Most of Almighty focuses on the grim state of the world through the eyes of Del and Fale, with Del as the crestfallen and jaded idealist and Fale as the ultimate survivor and mercenary. Both are new to this world of all lost hope, and both try to adapt and maintain their own humanity as the line between human and animal blurs. As a result, the mission of Almighty serves merely as a framework to the plot; the meat of the volume lies in all of the post-apocalypse terrors they encounter and the consequent effects on their relationship as humans in a dying world.

For a graphic novel set in catastrophe, Almighty has an enormous amount of restraint. Laroche never overburdens the dialog, and he presents every moment of violence and action with an incredible amount of detail and viscera but quickly balances it with a moment of reflection or assessment of the damage done. In addition, the visual style of the volume follows a similar ebb and flow, with action sequences drawn with a sharp style with disorienting and unstable energy and more narrative sequences drawn with a more static, calm style. Reading Almighty feels like a natural harmony between stress and rest and despair and hope.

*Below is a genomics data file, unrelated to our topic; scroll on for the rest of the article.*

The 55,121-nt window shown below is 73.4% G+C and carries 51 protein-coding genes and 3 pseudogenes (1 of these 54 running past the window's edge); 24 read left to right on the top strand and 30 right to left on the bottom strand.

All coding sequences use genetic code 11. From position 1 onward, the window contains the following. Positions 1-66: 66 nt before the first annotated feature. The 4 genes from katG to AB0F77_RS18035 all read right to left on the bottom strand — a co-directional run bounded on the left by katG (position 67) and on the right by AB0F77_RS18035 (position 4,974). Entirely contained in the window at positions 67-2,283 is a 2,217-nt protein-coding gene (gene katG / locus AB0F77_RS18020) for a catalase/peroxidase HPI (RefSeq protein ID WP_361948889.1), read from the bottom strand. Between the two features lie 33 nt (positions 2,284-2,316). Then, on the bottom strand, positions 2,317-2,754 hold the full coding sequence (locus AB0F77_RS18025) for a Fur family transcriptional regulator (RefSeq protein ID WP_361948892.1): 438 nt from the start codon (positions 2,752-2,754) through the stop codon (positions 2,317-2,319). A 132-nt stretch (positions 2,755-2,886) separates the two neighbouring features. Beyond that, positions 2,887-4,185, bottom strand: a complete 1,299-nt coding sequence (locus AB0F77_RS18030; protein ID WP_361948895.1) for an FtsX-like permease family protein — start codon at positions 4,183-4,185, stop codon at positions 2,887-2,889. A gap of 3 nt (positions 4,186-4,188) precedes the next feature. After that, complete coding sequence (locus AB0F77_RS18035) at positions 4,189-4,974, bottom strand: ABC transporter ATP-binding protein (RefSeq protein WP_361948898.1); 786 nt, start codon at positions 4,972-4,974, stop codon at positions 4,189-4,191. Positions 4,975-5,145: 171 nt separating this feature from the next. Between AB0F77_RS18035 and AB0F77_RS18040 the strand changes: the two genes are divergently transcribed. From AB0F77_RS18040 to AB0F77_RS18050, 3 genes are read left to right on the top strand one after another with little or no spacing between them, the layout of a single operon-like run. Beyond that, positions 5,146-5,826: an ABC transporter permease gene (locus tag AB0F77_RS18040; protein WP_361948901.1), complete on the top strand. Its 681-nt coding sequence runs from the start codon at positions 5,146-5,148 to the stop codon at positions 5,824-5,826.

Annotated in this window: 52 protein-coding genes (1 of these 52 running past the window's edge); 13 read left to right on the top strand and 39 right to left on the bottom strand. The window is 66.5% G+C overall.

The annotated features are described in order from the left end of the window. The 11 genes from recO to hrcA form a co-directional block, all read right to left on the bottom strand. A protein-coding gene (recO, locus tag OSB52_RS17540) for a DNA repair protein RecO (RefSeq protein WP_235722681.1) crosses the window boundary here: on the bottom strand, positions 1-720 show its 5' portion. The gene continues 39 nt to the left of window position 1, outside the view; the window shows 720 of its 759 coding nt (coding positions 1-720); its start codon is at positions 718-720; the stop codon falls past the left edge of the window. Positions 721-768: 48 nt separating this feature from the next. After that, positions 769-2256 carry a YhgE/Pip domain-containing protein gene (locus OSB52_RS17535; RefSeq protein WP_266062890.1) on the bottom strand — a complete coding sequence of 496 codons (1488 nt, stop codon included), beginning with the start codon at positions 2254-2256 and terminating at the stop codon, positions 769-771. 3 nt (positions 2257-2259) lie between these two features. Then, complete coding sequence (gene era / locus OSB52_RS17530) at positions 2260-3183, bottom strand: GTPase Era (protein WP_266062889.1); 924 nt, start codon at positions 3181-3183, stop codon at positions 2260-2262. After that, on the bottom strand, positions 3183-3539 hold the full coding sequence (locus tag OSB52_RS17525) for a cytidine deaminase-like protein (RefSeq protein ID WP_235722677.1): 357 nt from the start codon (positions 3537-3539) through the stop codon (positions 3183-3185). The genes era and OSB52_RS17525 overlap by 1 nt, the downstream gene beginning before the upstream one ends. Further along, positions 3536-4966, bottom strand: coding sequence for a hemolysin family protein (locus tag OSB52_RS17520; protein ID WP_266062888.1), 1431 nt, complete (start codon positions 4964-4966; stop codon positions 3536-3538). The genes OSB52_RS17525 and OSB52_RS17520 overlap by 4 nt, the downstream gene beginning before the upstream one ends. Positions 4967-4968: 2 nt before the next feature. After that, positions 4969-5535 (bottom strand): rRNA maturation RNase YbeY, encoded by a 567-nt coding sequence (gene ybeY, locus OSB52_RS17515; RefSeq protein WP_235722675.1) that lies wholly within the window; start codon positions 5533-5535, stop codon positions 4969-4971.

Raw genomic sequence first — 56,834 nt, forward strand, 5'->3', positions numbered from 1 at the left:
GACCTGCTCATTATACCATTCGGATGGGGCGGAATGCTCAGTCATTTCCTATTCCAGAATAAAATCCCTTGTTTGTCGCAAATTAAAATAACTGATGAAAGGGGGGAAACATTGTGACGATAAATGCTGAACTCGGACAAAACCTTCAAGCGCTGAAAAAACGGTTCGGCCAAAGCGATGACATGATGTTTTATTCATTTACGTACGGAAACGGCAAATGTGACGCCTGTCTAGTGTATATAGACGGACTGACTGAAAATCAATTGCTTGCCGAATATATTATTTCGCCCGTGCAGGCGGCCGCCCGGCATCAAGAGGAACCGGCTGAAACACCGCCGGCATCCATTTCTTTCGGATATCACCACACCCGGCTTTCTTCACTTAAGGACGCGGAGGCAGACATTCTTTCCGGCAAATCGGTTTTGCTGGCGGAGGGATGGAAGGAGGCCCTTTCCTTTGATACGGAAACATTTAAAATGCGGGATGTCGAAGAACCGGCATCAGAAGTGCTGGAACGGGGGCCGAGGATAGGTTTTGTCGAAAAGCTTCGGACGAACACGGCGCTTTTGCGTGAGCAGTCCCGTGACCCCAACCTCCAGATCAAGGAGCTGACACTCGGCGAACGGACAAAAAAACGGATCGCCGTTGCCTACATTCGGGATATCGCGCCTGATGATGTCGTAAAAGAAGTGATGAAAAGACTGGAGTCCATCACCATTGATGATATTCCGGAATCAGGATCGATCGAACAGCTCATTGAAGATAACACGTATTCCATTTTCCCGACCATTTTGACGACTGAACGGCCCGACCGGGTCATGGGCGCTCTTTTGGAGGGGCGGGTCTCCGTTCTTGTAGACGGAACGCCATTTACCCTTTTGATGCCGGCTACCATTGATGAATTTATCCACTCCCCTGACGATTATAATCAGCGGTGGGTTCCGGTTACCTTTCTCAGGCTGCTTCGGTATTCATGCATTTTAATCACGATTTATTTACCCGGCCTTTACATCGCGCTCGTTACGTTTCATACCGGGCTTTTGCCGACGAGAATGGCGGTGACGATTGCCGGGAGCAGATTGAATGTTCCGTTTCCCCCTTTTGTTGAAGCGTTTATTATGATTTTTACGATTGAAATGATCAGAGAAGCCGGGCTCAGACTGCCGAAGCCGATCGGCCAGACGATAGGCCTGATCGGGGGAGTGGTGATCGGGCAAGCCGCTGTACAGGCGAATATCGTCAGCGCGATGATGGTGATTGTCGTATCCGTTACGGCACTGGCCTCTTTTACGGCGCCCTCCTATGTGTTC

Ultimately, Almighty explores the fundamental question of what exactly draws the line between human beings and animals. By setting the story in a world where society has been broken, Laroche can ask that question without the frivolities and the pseudo-stability we find in our civilized world and hone in on an answer when that line of humanity is truly tested. He offers his answer in the graphic novel, but as with any great work, he leaves you the room to decide on your own.